Specialist mortgage lender Sun Bank has taken advantage of the recent fall in interest rates to expand its range of fixed-rate mortgages.
Its new mortgage has a three-year fixed rate of 5.74 per cent for loans of up to 75 per cent of the property value until November 1, 2004. It is available for both first-time buyers and people looking to remortgage.
There is an arrangement fee of £395 and if the mortgage is redeemed within the fixed-rate period then the borrower will face a redemption penalty of 5 per cent of the advance.
This is not the most competitive three-year fixed-rate mortgage on the market. According to Moneyfacts on September 24, 2001, the lowest rate mortgage is from Derbyshire Building Society, which has a mortgage fixed at 5.19 per cent for loans of up to 75 per cent of valuation until October 31, 2004.
This has three features that makes it more competitive than the Sun Bank product, apart from its lower rate. Firstly it has a lower arrangement fee of £295, secondly it has a redemption penalty of 3 per cent of the advance in year one, 2 per cent in year two and 1 per cent in year three. Finally it offers a refund of basic valuation fees if the societys valuation experts are used.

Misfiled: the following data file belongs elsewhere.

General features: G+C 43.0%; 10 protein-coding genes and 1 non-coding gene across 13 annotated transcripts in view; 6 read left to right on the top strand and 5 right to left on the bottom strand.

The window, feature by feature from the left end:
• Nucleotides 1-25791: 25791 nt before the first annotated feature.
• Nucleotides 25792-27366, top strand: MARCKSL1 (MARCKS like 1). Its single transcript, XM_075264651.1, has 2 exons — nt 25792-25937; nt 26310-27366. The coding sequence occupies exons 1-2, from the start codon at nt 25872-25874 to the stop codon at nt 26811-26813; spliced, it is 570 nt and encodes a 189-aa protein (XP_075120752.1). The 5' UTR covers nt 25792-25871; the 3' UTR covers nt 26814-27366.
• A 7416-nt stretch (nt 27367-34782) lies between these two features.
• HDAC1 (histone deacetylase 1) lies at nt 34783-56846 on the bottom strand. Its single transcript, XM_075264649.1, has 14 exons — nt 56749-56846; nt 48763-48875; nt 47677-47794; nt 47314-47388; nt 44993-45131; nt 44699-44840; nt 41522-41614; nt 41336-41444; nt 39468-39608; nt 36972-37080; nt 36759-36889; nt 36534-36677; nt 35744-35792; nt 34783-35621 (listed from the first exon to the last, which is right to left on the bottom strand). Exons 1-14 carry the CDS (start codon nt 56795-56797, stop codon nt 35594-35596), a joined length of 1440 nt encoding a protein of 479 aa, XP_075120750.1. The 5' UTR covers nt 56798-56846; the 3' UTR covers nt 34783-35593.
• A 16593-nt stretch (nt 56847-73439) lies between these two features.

Looking at the mortgage market, we see that it has been continuing to grow in 2001. Total gross advances in the market during the first quarter came to £30.9bn, not far from the £30.8bn in the fourth quarter of 2000. However, by the second quarter of 2001 this had jumped to £39.9bn, as the market was fuelled by cuts in interest rates by the Bank of England.